Bernanke gave a somber view of the economy, which was echoed by a separate report showing new home sales unexpectedly slumped to a record low in January. But investors were encouraged by the likelihood this will keep rates low. Much of last year's equities rally was driven by ultra-low rates that pushed money into stocks.
The desire to have interest rates stay low is because the outlook is still problematic at best, said Jim Grefenstette, senior portfolio manager of the Federated Mid-Cap Growth Strategies Fund in Pittsburgh, Pennsylvania.
The fear is that the Fed is going to do something that will choke off optimism, and Bernanke told you they're not going to do that. That punch bowl is going to stay at the party for a while.
Sectors hardest hit by Tuesday's selloff rebounded on Wednesday, including financials and technology. Dow component International Business Machines Corp gained nearly 1 percent to $127.56.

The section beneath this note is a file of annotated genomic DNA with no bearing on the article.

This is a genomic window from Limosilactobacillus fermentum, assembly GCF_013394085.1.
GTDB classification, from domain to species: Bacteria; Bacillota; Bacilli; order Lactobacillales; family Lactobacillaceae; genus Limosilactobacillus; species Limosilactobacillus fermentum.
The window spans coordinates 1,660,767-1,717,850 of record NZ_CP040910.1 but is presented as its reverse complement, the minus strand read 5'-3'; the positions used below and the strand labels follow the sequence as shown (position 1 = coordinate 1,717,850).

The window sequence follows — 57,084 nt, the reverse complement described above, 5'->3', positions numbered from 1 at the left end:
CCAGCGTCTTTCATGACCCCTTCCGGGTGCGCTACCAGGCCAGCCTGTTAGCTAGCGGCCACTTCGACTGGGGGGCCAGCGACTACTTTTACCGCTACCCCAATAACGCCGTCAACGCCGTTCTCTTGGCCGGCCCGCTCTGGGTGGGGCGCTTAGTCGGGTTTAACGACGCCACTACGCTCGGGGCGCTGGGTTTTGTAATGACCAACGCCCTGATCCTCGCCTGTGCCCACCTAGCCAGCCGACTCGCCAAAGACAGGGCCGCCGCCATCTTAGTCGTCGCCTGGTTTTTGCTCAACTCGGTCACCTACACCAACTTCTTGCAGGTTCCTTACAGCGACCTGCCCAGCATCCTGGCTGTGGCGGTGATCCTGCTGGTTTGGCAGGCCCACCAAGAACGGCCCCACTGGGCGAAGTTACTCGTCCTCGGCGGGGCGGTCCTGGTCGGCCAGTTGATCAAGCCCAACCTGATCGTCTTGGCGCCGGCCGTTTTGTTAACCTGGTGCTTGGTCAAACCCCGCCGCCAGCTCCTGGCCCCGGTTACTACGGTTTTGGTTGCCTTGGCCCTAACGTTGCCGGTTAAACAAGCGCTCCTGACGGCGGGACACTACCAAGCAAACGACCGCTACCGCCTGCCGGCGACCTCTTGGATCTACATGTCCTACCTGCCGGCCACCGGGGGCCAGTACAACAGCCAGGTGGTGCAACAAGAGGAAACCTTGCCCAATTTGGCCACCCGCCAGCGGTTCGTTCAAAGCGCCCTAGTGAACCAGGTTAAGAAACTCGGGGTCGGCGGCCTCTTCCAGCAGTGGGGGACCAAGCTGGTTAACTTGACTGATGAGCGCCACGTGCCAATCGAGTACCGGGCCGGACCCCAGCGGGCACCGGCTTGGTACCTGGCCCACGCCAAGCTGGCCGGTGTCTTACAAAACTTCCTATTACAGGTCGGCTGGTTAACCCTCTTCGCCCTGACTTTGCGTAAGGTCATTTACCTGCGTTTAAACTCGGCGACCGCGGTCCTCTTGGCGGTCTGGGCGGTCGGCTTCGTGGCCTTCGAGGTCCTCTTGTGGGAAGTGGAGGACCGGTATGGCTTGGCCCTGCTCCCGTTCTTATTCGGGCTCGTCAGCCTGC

The Dow Jones industrial average <.DJI> gained 98.86 points, or 0.96 percent, to 10,381.27. The Standard & Poor's 500 Index <.SPX> rose 10.75 points, or 0.98 percent, to 1,105.35. The Nasdaq Composite Index <.IXIC> climbed 25.66 points, or 1.16 percent, to 2,239.10.
On the Nasdaq, Autodesk Inc jumped 10.5 percent to $28.36 a day after the architectural software maker posted better-than-expected quarterly profit.
Homebuilder stocks tumbled after government data showed sales of newly built single-family homes fell for a third straight month. D.R. Horton Inc was off 1.8 percent to $12.35, pushing down the Dow Jones Home construction index <.DJUSHB> by nearly 1 percent.
Bernanke's testimony before the U.S. House of Representatives Financial Services Committee was his first appearance since the central bank raised the discount interest rate last week. While the move was anticipated, the timing was sooner than expected.
Elsewhere, securities regulators adopted a new rule that restricts short selling in stocks that have fallen more than 10 percent on any given day, more than a year after the financial crisis provoked cries to rein in investors who bet on a stock's decline.
(Editing by Jeffrey Benkoe)